Dennis Anderson

On the vaccination front in the Antelope Valley, it looks like things are finally beginning to move in a healthy direction.

My employer, High Desert Medical Group, is receiving shipments of the vaccine and is taking appointments for our patients who are above the age of 65 — and we have thousands such people in need of the best defense against the COVID-19 virus, which has passed the half-million mark in COVID-related deaths and persists as a dangerous, lethal scourge. 

Last week, nearly a thousand of our patients received their first dose and appointments for patients continue this week.

Deaths and hospitalizations have dropped recently in Los Angeles County, which until recently, was the epicenter of the pandemic in California, with more than 21,000 deaths accounting for nearly 40% of the total deaths in the nation’s most populous state. Even with deaths going down and the incredible strain on local hospitals and their staffs relenting some, the nation’s most populous county remains in the “purple” coded zone — a murky color-coding system that just means the county’s infection rate remains ugly.

We must take progress where we find it. The largest-scaled development is that Monday appointments will open for a mass vaccination site at the Antelope Valley Fairgrounds — orchestrated from a partnership by Kaiser Permanente and the City of Lancaster.

The City reports that more than 1,700 people received vaccinations in Lancaster at the Wesley Health Center, flowing from an initiative by Supervisor Kathryn Barger, chairperson of the Los Angeles County Board of Supervisors. Before the election to succeed Mike Antonovich, she was his health deputy in the 5th District, which includes the Antelope Valley.

Vaccine distribution is handled by the Los Angeles County Public Health department. Visit their COVID-19 vaccine page for more information on distribution, also misinformation and Frequently Asked Questions. It can be found online at http://www.publichealth.lacounty.gov/media/Coronavirus/vaccine/index.htm

The Wesley Health Center at 45104 10th Street West is seeking to vaccinate AV grocery workers, seniors, teachers and other eligible people to sign up for vaccinations Friday and Saturday at the health center south of Avenue I.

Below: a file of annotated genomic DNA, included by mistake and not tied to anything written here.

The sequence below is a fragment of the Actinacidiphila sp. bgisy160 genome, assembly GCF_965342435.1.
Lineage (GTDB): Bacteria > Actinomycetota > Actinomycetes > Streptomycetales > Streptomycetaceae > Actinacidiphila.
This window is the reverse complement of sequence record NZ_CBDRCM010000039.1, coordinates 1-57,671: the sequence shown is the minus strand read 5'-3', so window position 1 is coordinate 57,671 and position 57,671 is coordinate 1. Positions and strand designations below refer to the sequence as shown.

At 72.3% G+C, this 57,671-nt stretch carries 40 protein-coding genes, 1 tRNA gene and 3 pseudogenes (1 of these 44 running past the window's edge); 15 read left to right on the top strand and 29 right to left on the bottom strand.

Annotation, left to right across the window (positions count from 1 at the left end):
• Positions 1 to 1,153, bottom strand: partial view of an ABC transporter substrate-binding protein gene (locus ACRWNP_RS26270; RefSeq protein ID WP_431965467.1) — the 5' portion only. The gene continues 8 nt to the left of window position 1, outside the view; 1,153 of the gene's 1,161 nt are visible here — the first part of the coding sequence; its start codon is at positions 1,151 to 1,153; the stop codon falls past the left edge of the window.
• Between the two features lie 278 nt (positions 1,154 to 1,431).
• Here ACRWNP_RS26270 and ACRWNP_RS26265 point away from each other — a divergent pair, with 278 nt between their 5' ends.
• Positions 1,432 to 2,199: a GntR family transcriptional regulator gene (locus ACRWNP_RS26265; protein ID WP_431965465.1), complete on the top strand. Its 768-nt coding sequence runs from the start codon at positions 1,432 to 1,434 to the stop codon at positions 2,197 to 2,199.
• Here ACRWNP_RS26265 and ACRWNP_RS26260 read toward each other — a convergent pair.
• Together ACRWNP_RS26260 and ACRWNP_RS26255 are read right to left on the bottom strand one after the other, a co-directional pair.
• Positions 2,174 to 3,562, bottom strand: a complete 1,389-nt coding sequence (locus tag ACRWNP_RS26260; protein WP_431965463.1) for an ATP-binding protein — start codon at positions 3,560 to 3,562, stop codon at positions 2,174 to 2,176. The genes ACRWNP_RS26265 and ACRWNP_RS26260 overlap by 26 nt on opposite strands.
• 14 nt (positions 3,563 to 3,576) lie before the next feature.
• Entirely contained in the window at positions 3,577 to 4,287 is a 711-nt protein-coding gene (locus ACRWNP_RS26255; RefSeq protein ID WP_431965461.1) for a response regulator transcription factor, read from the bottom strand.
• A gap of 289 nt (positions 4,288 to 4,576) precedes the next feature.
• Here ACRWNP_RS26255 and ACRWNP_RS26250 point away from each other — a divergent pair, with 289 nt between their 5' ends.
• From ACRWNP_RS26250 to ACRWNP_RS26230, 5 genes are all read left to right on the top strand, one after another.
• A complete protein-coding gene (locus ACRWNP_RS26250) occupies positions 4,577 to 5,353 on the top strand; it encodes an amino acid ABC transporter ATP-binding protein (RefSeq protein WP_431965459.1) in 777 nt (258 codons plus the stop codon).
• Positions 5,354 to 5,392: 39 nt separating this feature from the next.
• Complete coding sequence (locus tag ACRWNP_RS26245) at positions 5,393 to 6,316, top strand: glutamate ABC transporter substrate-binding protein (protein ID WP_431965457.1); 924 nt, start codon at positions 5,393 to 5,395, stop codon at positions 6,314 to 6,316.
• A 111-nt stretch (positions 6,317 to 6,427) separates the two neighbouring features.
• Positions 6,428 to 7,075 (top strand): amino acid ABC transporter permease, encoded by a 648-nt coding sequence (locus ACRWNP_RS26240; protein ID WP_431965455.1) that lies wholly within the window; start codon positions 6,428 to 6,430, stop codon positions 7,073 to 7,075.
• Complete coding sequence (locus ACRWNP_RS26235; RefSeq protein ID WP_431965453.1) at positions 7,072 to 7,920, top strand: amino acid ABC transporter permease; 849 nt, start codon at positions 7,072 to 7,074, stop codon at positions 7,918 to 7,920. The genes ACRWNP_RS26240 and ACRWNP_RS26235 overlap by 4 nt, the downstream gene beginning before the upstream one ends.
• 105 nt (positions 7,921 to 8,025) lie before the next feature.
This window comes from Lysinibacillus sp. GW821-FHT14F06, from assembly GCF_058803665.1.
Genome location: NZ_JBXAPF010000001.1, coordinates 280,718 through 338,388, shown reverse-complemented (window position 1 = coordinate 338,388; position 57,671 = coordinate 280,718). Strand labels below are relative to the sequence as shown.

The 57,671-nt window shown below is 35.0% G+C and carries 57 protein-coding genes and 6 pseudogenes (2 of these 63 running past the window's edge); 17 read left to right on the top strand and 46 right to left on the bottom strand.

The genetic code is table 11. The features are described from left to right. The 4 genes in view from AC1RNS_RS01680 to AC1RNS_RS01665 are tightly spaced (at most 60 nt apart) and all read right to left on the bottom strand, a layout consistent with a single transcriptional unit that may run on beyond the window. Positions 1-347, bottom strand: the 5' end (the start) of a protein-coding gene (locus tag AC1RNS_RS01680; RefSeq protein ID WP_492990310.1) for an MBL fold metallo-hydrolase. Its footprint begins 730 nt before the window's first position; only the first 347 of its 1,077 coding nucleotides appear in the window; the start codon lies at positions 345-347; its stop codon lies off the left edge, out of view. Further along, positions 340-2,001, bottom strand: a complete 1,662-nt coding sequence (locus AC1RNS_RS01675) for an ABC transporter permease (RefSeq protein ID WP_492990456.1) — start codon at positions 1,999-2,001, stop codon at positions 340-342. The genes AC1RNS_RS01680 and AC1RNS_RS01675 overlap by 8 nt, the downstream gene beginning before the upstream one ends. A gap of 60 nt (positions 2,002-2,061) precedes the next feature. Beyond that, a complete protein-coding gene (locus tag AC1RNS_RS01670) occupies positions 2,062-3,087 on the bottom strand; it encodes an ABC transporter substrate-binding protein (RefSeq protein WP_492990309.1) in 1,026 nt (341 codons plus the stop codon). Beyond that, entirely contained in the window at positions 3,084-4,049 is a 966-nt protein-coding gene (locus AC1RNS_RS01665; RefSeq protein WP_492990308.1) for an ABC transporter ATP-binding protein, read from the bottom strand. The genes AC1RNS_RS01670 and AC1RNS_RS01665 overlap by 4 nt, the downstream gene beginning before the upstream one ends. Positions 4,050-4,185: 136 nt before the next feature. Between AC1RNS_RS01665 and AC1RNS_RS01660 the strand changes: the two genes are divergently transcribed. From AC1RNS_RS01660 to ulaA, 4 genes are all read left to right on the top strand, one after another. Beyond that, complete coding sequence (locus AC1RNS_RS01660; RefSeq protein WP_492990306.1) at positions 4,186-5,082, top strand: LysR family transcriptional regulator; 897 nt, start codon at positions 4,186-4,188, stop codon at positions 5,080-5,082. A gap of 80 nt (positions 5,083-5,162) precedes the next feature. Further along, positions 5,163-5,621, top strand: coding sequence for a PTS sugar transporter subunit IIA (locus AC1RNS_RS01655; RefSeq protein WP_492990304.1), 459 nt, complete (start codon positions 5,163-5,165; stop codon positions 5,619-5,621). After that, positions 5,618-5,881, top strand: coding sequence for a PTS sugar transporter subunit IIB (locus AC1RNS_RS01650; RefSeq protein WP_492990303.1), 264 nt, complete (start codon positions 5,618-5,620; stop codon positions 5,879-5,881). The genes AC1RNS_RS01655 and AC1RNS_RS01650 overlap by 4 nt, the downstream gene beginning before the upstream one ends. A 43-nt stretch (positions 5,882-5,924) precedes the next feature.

Below are the links for registration for COVID-19 vaccinations for this weekend at the Lancaster Health Center.  

Charles Bostwick, a field aid for Supervisor Barger notes that “Folks will need to get the links and register.”

According to the Los Angeles County information, essential workers in food service or childcare and teachers are eligible. The center is said to have about 600 community slots between Friday and Saturday. 

People in the eligible categories should bring their badge from work or a paycheck stub. If they don’t have these identification items, they can sign “attestation papers” at the site. 

The Wesley Health Center continues to vaccinate health care workers and people above 65 years of age the agency wants  to direct these appointments for Lancaster and Antelope Valley residents. 

To seek an appointment:

Lancaster: 8-11:30 a.m., Friday 

Lancaster: 1-4 p.m., Friday 

Lancaster: 10 a.m. to 3 p.m., Saturday 

Vaccination sites also include Vons, Albertsons, Rite-Aid and CVS, Costco and other locations. Developing the appointments, however, still demands a level of computer skill that eludes some of our older citizens. Never fear to ask friends and family for assistance in that arena.

It is worth noting that the vaccines are safe and have high effectiveness, above 90% in warding off the COVID-19 virus that has killed so many and sent so many others to the hospital in great distress. They also offer the best opportunities to damp down the impact of the variety of variant mutations that are circulating.

Truly, the best path back on the road to a newly recovered status of normalcy is to get vaccinated as soon as possible. A few weeks ago, my personal dread was that the communities of the Antelope Valley would be left far behind. We are working class communities and cities, and are populated with high numbers of people who could easily be overlooked. It looks like that is beginning to turn around, and that is ground for optimism.

Dennis Anderson is a Licensed Clinical Social Worker at High Desert Medical Group. An Army veteran who deployed with local National Guard troops to cover the Iraq War for the Antelope Valley Press, he specializes in veterans and community health initiatives.

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